I have not failed. I've just found 10,000 ways that won't work. - Thomas Alva Edison.
I have been thinking about the utility of failure, especially its importance to institutional quality.
Failure and Democracy
Churchill's beloved least-worst system is, I'll claim, indifferent at best in selecting good leadership. It's not obviously a strength of the system, and the usual obsession with electoral reformers is to make the results of elections better conform to the will of as many voters as possible.
That's the wrong part of such a system to care about. Democracies and dictatorships (of all stripes) seem to have their highs and lows when it comes to getting leaders. It's possible the very best governors are scions in hereditary lines, since they are unique in being groomed for leadership from birth, and without requiring any skill at the somewhat unrelated vocation of campaigning for election.
But when the leadership in a functional democracy has failed, the leaders go away. Sometimes it takes a few years for the election cycle to roll around, sometimes it requires the nudge of term limits (because even in democracies, incumbency effects can be strong), and sometimes insiders push a leader out of power for fear of facing the future wrath of voters, but at all levels there are practical mechanisms for ejecting utterly awful candidates and incumbents.
In dictatorships, bad leaders are often bad leaders for life. Worse, good leaders often stay long past their sell-by date, and become bad leaders for reasons of running out of ideas, changing circumstances, corruption by power, or even senility.
If you think of democracy as a mechanism for making bad leaders leave, it starts to make sense.
Failure and Economics
Certain overly-large entities aside, market capitalism is no good at incubating success. But its virtue is that ventures fail. There can be reasons other than inherent long-term unprofitability for businesses to fail (and sometimes unprofitable businesses outlast sensible explanations), but bad businesses almost always fail eventually, even if that failure takes the form of selling out and silently disappearing into the purchasing company.
By contrast, organizations without a well-defined failure condition (like being unable to make payroll) are vulnerable to outlasting their original purpose, or surviving in spite of their success or failure to achieve stated goals.
Government programs are notoriously hard to eliminate. Part of that is because there is no natural, even hostile pressure for them to maintain viability. Their existence is not tied directly to results, in most cases.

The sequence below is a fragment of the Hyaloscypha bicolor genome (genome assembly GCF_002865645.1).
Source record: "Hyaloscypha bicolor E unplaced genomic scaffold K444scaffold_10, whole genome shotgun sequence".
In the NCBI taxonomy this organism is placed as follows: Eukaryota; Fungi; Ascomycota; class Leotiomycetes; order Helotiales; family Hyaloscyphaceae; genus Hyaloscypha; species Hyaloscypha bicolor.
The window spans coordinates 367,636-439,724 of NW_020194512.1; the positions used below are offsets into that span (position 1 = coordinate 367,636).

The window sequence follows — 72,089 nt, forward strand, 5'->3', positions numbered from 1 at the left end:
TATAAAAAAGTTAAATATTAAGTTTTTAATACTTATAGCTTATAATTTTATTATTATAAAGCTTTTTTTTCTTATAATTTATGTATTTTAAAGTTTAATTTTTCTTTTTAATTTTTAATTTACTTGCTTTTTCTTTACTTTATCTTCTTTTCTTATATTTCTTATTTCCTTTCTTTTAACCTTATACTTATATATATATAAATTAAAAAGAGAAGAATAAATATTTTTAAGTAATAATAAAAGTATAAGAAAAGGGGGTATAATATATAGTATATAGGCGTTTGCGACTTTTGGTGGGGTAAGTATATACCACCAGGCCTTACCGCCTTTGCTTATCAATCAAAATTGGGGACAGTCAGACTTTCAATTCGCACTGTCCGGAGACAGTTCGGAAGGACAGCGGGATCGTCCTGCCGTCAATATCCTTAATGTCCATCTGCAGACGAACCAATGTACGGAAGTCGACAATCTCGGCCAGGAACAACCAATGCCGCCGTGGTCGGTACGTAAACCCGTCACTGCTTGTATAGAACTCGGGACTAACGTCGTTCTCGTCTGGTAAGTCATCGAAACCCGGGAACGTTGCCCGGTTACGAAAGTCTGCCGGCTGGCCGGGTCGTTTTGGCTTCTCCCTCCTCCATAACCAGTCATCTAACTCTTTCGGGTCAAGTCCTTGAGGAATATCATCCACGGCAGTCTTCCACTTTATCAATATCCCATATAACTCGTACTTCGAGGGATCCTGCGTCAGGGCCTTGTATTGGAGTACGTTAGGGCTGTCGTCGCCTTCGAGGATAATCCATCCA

I have seen a couple of cases of this in post-secondary student government, where funding is virtually guaranteed and tied directly to student enrollment rates. Combined with minimal democratic involvement due to an indifferent and only lightly-affected student population (especially at two-year colleges), you have a formula for some very weird outcomes. (and also here, and this sad litany of the SFU Student Society's zombie pub "business").
Success consists of going from failure to failure without loss of enthusiasm. – Winston Churchill
I've found that as much as being clever or good is a means to success, a lot of my success has been down to patient endurance. Failure is rarely final: if you learn and revise, you can fail better the next time. If you keep improving, and you keep trying, you'll probably succeed.
Hard pressed on my right. My center is yielding. Impossible to maneuver. Situation excellent. I attack. - Ferdinand Foch
It's a trivial example, but in bike racing I remember that some of my most memorable successes arrived in races where, at some point, I felt terrible. We're talking within moments of abandoning the race at mid-distance and being utterly at the end of my rope, barely able to turn the pedals. And then when the final sprint arrived, I won. It turned out all the other riders felt even worse! The secret is that in many enterprises, your competitors are failing as bad or worse than you. Never forget that success can sometimes be a matter of returning to the fray for one more try.
Failure is a vital mechanism. Learn from it. Study it. Embrace failure. Succeed.